Almon Fullmer, Sr.
Question: What was the name of the military group at the Battle of Nauvoo in 1846 where Almon Linus Fullmer was second in command?
Answer: Almon Linus Fullmer was born September 7, 1816, in Huntingdon Mills, Luzerne, Pennsylvania. He was the son of Peter Fullmer and Susannah Zerfass. Peter Fullmer and his wife and several of their children with their families moved from Pennsylvania in 1835 to Ohio, just a short distance west of Kirtland, Ohio. At that time the headquarters of the Church was there. Peter and many of the family members joined the Church while living in Ohio.
Almon was Peter’s third son and was only fourteen years old when his family moved to Ohio. When most to the family joined the LDS Church, he wasn’t at all interested in it. But when his father sent him back to Pennsylvania to take care of some unfinished business, he began to think about it. He found that he was defending his family’s reasons for becoming members of the Church of Jesus Christ of Latter-day Saints, and also the principles and its leaders. When he returned to Ohio he began investigating, studying, and discussing with members about the church. He became converted and joined.
Peter Fullmer and his wife lived in Ohio until the fall of 1839 when their oldest son, David, came to their home and helped them move to Nauvoo, Illinois where the Saints had just gathered from their Missouri persecutions. David and his family, with his sister Desdemona had experienced the troubles in Missouri and had moved to Nauvoo in the spring of 1839. Peter Fullmer purchased a rather large tract of land in Nauvoo. This area of Nauvoo was designated as the “Fullmer Tract.’ Peter Fullmer and his three sons, David, John and Almon, apparently worked this farmland in Nauvoo. Fullmer Street in Nauvoo is named for Peter’s son, David Fuller, who was a member of the High Council in Nauvoo at that time.
Almon’s Nauvoo Legion Sword
In 1843 Almon married Sarah Ann Follen in Nauvoo. He held many Church positions there and was a member to the 6th Quorum of Seventies. He was also a guard to Joseph Smith and became a major in the Nauvoo Legion. In the “Battle of Nauvoo’ in 1846 about 1,000 mobsters tried to run the Mormons out of Nauvoo. The Mormons had only about 150 men under arms, which included the “Spartan Band.’ Almon was second in command of the “Spartan Band’ and when the first in command was killed in the battle, he took charge. The Nauvoo Legion held the mobsters off the first day, but they could see that it was a lost cause to continue because they were so outnumbered. A treaty was made between the two sides, allowing the Mormons to leave Nauvoo without further hostilities.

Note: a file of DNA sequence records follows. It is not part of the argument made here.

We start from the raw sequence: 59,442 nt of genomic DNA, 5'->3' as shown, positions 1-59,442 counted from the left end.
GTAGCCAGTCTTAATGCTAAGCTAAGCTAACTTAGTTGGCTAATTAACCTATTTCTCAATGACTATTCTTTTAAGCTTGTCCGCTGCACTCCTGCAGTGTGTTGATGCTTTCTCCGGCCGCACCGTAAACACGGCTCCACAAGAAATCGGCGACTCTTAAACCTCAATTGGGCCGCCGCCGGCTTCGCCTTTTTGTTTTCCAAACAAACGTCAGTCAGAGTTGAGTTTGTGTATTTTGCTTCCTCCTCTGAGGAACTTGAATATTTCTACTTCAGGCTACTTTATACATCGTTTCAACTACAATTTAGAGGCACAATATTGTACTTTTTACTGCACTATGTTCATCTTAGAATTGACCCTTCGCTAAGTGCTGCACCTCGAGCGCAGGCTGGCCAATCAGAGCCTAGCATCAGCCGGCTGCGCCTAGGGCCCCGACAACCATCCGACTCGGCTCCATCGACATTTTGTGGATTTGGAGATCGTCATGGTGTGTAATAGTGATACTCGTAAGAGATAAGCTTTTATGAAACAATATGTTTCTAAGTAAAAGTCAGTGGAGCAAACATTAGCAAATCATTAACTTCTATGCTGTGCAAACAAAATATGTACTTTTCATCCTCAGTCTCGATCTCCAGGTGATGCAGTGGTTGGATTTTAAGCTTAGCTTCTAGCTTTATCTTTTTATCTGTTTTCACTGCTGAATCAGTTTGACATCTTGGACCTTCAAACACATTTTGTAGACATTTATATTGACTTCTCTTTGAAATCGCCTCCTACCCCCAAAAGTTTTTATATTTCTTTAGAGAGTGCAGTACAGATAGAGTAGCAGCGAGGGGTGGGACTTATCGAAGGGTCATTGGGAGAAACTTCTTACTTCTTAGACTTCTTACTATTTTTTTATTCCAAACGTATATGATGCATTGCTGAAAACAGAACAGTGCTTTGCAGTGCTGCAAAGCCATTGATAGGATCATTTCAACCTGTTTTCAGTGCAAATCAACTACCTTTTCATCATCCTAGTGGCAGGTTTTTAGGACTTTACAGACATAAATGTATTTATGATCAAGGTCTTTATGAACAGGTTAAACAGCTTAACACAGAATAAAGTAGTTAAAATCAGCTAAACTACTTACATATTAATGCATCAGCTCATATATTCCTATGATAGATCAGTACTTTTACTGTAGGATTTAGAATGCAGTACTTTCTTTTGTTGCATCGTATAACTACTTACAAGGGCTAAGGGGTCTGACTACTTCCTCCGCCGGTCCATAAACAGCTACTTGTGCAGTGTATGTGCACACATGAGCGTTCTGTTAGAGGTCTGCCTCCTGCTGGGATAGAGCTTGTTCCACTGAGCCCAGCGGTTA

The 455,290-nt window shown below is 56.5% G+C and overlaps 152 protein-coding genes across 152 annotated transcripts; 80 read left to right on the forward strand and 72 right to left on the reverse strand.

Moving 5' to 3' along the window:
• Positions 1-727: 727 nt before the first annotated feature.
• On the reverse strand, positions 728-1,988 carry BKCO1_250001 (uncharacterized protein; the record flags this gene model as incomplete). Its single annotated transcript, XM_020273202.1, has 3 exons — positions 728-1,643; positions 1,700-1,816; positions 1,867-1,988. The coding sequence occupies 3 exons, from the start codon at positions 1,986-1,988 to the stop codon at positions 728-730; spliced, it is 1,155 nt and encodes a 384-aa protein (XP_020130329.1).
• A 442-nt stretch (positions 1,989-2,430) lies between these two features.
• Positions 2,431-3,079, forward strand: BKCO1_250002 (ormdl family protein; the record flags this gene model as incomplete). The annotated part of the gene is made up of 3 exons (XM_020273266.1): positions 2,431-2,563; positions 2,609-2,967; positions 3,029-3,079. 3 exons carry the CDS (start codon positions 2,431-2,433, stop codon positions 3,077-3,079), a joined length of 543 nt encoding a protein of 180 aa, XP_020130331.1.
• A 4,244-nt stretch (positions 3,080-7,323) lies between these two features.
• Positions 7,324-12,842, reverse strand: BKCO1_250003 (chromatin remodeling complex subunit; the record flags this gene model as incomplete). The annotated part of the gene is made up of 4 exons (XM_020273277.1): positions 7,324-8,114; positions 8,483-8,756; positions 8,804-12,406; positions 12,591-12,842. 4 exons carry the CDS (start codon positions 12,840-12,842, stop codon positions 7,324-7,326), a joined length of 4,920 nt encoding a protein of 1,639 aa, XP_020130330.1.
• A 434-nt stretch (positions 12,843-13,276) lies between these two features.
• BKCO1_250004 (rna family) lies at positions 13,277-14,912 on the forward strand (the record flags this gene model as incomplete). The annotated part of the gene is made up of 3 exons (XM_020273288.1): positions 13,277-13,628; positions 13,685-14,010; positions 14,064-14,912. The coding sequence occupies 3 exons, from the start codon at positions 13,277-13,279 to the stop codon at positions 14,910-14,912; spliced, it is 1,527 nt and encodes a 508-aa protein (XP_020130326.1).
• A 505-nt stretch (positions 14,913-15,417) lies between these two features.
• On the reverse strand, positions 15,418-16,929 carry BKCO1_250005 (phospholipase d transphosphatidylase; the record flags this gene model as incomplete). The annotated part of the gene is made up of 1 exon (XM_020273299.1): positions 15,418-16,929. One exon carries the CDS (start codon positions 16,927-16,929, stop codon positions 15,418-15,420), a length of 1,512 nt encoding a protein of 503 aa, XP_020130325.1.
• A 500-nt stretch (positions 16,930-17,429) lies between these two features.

Almon recorded, “At the time the Prophet was in the Carthage Jail, I spent much time training his big black horse. I would gather all the news and at evening I would drive to Carthage and tell the news to the Prophet and try to cheer him up.’
Peter Fullmer and some of the family left Nauvoo in 1846 and stayed with their son, David, who became one of the Presiding Elders at Garden Grove, Iowa. In the fall of 1847 they moved on to Winter Quarters. Peter and his wife were 74 years of age when they crossed the plains in the Willard Richards Company leaving in July 1848 with their sons David and John and their families.
Almon moved to Winter Quarters in the spring of 1847, and in June 1848 he and his wife and son, Almon Linus Jr., traveled to Utah with the Brigham Young company, with Almon serving as a Captain of Ten. Along the way, Sarah gave birth to a little girl, Sarah Ann, near Fort Laramie, Wyoming. Twin girls had died while in Nauvoo, and this was to be the only daughter to reach maturity. They finally reached Salt Lake on October 5, 1848. Sarah and Almon had four sons after they arrived in Utah,
In Salt Lake, Almon became active in the affairs of the Church and the State of Deseret. He was set apart as a councilman in the 23rd Quorum and in 1849 was made deputy marshal for the State of Deseret. In 1850 he was appointed by Brigham Young to go with a group to Iron County in southern Utah and Las Vegas, to help colonize those areas as well as start iron and lead production. In Salt Lake City he had a home in the area of 4th South and 5th East, and was in the 9th Ward where his family resided in his absence.
In 1857 Almon married Rachel Neyman in a polygamy relationship. Rachel was born in Pittsburg, Pennsylvania May 27, 1832. Almon and Rachel were married by Brigham Young in the Endowment House on January 10, 1852. Rachel and Almon were divorced in 1857. Almon and his first wife had eight children (two died as children). Almon and Rachel had three boys.
When he returned to Utah, Almon was appointed second command of the State Militia under Colonel Harmon, and then became Colonel of the First Infantry Regiment. In this position he participated in most of the Indian hostilities in the state, and in one encounter was wounded in his leg. He was ordered to hold off the approach of Johnson’s Army in Echo Canyon as the episode developed, but it never came to hostilities.
Almon was Colonel of the State Militia for years after this and resigned his commission to move to Cache Valley, where he bought a farm in 1870 near Providence. He died there on October 2, 1890 at the age of 74, and is buried in the Providence City Cemetery.